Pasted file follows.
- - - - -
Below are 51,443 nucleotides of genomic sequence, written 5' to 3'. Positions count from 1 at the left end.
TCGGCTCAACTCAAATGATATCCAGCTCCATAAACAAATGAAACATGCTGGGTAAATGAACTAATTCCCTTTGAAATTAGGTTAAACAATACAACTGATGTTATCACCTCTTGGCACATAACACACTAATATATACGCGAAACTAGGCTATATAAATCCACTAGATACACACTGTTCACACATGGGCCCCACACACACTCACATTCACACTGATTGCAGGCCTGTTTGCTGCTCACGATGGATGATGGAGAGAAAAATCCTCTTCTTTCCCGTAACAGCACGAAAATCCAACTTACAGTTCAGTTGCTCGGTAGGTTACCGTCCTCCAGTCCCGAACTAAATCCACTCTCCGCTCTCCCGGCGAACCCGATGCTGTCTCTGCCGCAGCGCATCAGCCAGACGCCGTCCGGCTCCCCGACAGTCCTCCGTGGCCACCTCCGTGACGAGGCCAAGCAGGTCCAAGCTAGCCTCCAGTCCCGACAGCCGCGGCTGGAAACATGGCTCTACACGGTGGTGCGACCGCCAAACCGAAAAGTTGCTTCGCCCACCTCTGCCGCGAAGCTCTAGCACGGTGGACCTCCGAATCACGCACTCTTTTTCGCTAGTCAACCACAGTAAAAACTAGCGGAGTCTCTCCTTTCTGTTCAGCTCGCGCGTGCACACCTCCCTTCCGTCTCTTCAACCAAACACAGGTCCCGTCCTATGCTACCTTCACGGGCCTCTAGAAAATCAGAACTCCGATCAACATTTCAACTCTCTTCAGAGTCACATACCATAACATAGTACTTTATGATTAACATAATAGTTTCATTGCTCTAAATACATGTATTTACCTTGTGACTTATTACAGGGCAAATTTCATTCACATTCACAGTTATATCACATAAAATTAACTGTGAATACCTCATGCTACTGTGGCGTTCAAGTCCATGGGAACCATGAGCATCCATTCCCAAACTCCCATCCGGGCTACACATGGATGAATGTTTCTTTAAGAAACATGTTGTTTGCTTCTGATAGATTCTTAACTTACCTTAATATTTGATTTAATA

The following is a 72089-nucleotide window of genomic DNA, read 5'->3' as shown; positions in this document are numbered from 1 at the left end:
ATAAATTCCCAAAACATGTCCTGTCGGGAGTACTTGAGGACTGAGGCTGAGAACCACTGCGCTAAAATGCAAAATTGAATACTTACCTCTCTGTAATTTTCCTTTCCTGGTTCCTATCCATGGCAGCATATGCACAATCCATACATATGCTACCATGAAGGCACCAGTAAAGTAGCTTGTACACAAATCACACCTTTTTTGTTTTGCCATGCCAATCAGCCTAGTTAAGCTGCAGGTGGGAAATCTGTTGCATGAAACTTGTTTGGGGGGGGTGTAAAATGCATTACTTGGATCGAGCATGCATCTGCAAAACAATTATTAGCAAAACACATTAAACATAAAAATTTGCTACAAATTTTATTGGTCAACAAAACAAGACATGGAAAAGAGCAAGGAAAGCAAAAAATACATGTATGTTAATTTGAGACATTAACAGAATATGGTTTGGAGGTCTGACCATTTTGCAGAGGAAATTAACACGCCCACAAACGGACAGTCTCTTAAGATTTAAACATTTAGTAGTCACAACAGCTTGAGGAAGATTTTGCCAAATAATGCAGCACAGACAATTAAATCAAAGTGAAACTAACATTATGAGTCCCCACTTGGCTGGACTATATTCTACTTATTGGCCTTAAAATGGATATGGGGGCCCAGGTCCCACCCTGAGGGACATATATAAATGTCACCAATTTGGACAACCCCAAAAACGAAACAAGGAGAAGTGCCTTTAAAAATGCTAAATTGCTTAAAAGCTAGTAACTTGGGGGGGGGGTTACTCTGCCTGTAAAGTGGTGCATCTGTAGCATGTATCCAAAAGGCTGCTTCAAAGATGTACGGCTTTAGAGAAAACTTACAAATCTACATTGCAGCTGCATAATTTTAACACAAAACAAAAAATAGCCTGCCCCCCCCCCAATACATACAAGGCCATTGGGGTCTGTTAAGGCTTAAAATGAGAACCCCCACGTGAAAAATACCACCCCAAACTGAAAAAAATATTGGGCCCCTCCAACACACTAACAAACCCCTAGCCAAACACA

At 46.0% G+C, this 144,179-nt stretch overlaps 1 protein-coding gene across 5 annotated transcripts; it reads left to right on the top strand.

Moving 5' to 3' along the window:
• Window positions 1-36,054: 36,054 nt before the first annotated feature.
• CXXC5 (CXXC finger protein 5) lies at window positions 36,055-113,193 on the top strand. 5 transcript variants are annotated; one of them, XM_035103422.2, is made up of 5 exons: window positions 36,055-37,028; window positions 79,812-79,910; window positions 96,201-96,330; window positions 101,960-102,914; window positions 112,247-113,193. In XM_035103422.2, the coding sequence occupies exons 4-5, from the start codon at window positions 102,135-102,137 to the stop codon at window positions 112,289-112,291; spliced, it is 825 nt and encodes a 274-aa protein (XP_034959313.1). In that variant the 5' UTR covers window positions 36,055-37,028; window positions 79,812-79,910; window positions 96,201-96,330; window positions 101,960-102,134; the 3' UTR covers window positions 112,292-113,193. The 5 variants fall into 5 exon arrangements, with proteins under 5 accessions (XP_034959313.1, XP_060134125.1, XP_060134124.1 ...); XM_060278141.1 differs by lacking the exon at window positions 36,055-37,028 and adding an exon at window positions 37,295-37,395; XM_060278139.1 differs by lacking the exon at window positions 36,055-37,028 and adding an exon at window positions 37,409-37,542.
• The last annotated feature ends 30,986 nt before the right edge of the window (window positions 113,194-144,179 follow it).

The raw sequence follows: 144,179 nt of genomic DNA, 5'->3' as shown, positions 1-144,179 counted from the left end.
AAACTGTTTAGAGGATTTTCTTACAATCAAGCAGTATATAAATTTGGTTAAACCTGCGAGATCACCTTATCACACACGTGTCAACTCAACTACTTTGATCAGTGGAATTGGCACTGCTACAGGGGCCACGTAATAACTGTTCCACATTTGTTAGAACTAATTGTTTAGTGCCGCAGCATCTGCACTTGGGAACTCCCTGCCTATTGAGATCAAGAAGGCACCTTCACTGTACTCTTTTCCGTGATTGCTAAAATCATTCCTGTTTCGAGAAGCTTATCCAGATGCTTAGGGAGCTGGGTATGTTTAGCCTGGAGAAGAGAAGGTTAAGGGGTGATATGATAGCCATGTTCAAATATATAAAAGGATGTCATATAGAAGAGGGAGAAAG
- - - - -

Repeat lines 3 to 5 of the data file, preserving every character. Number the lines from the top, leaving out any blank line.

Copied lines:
The following is a 72089-nucleotide window of genomic DNA, read 5'->3' as shown; positions in this document are numbered from 1 at the left end:
ATAAATTCCCAAAACATGTCCTGTCGGGAGTACTTGAGGACTGAGGCTGAGAACCACTGCGCTAAAATGCAAAATTGAATACTTACCTCTCTGTAATTTTCCTTTCCTGGTTCCTATCCATGGCAGCATATGCACAATCCATACATATGCTACCATGAAGGCACCAGTAAAGTAGCTTGTACACAAATCACACCTTTTTTGTTTTGCCATGCCAATCAGCCTAGTTAAGCTGCAGGTGGGAAATCTGTTGCATGAAACTTGTTTGGGGGGGGTGTAAAATGCATTACTTGGATCGAGCATGCATCTGCAAAACAATTATTAGCAAAACACATTAAACATAAAAATTTGCTACAAATTTTATTGGTCAACAAAACAAGACATGGAAAAGAGCAAGGAAAGCAAAAAATACATGTATGTTAATTTGAGACATTAACAGAATATGGTTTGGAGGTCTGACCATTTTGCAGAGGAAATTAACACGCCCACAAACGGACAGTCTCTTAAGATTTAAACATTTAGTAGTCACAACAGCTTGAGGAAGATTTTGCCAAATAATGCAGCACAGACAATTAAATCAAAGTGAAACTAACATTATGAGTCCCCACTTGGCTGGACTATATTCTACTTATTGGCCTTAAAATGGATATGGGGGCCCAGGTCCCACCCTGAGGGACATATATAAATGTCACCAATTTGGACAACCCCAAAAACGAAACAAGGAGAAGTGCCTTTAAAAATGCTAAATTGCTTAAAAGCTAGTAACTTGGGGGGGGGGTTACTCTGCCTGTAAAGTGGTGCATCTGTAGCATGTATCCAAAAGGCTGCTTCAAAGATGTACGGCTTTAGAGAAAACTTACAAATCTACATTGCAGCTGCATAATTTTAACACAAAACAAAAAATAGCCTGCCCCCCCCCCAATACATACAAGGCCATTGGGGTCTGTTAAGGCTTAAAATGAGAACCCCCACGTGAAAAATACCACCCCAAACTGAAAAAAATATTGGGCCCCTCCAACACACTAACAAACCCCTAGCCAAACACA

At 46.0% G+C, this 144,179-nt stretch overlaps 1 protein-coding gene across 5 annotated transcripts; it reads left to right on the top strand.